Travelers who spend time exploring the area around Athens will be rewarded with fascinating historical attractions, spectacular natural scenery, and peaceful spiritual retreats. Several top sights are easy day trips, just a short drive or bus ride from the city: The inspiring Kaisariani Monastery, the Temple of Poseidon at Cape Sounio, the Archaeological Site of Delphi, the Temple of Afea, Aegina island.
The Temple of Poseidon
Athens Riviera is a lovely stretch of coastline that begins just a few kilometers outside of Athens and extends for approximately 65 kilometers (a two-hour drive) until reaching Cape Soúnion. During summertime, vacation-goers luxuriate in the balmy weather, palm-fringed seaside esplanades, and well-maintained beaches. This area also has many archaeological ruins, as well as pampering spas, five-star hotels, traditional restaurants, golf courses, beach clubs, sailing clubs, and yacht marinas. The highlight of the Athens Riviera is the impressive Doric-style Temple of Poseidon (dating to the 5th century BC), which stands majestically on a steep crag at Cape Soúnion overlooking the sparkling emerald-blue waters of the Aegean.
If you’re looking to venture just outside of Athens for the day, the Kaisariani Monastery (or Moni Kaisarianis) is a great place to visit. This beautiful 11th century Eastern Orthodox monastery sits on the wooded slopes of Mt. Hymettos just 5km east of the city.
Kaisariani Monastery was built over the ruins of a Roman temple. Today, four columns of the ancient temple survive and support the dome of the monastery’s church. The walled complex has a central court surrounded by a kitchen and dining rooms, the monks’ cells, and a bathhouse. The monastery was a major cultural center during the years of economic prosperity at the end of the 12th century and the beginning of the 13th century AD. The church of the monastery was dedicated to the Presentation of the Virgin and is built in the shape of the Greek cross. It was used briefly as a convent after the War of Independence until 1855. It was restored in 1956.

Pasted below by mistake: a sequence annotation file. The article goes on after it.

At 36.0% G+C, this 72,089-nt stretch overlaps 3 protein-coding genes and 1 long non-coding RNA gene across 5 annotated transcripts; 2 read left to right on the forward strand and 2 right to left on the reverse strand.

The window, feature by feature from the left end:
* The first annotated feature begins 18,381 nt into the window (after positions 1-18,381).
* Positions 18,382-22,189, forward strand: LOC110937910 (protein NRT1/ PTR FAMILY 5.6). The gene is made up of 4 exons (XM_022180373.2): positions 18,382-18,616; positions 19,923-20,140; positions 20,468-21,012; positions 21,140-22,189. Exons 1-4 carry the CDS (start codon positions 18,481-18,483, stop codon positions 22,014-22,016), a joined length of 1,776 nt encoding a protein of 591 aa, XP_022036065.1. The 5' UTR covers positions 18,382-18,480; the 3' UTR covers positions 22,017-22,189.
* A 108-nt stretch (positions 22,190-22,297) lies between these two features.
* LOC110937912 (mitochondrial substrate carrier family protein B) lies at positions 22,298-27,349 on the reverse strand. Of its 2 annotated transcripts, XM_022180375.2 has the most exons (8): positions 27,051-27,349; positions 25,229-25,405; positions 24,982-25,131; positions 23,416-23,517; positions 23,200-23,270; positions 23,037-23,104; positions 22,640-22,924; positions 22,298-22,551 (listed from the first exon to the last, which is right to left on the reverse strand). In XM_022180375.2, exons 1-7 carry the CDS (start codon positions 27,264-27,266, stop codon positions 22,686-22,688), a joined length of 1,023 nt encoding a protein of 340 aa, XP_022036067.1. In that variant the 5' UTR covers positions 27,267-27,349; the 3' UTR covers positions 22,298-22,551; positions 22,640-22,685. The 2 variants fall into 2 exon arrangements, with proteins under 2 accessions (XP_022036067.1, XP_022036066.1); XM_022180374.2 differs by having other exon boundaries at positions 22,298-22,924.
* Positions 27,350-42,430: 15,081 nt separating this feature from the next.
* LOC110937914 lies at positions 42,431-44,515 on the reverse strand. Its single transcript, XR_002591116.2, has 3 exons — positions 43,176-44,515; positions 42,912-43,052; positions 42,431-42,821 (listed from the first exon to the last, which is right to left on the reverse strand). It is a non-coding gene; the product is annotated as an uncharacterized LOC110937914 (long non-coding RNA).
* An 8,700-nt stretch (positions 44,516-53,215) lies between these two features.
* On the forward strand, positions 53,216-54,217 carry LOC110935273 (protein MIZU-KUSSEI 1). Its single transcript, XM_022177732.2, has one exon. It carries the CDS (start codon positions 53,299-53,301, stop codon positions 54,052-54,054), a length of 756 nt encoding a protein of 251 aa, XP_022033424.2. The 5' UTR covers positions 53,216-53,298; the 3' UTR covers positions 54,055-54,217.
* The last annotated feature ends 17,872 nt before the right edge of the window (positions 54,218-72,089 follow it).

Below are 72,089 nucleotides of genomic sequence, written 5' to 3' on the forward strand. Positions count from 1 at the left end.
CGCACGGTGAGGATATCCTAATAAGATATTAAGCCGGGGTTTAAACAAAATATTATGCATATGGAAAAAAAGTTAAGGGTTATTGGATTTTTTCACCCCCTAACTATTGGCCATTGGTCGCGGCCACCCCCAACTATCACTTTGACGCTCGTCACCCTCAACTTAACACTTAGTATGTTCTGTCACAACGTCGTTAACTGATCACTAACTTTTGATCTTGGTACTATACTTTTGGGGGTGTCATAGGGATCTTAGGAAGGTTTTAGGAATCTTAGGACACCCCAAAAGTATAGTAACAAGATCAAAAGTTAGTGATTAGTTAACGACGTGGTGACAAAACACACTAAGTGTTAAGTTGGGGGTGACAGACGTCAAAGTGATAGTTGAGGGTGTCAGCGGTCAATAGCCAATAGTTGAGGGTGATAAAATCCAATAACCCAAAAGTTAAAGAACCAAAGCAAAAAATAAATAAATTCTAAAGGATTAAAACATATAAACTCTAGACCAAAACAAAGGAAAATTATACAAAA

The Archaeological Site of Delphi
In an enchanting natural setting between two craggy peaks of Mount Parnassus, the archaeological ruins of Delphi have a magical quality. This intriguing UNESCO-listed World Heritage Site was one of the most important religious centers in Greece in the 6th century BC (on par with the Island of Delos). During ancient times, pilgrims came to hear the oracle of Apollo (a prophetess believed to channel the words of the god Apollo) speak at Delphi’s Temple of Apollo. At this legendary site, the oracle shared advice and prophecies. The Sacred Way that leads up to the Temple of Apollo gives visitors a sense of the pilgrimage path upon entering what was considered the hallowed Sanctuary of Apollo, a complex of several monuments. The nearby Archaeological Museum displays sculptures and other artifacts uncovered at the archaeological site. Delphi is 180 kilometers from Athens, and it’s possible to visit it as a day trip.
The Temple of Afea
The ancient Temple of Aphaia is a special place. It stands in a beautiful spot above the pine forests in the hills of Aegina, with fabulous views across the Saronic Gulf. You can wander among the bleached sandstones, and imagine yourself there 2500 years ago when the surviving temple was built. Aphaia is well preserved and restored, and historically important, so it is hardly surprising that it is one of the island’s most popular tourist sites.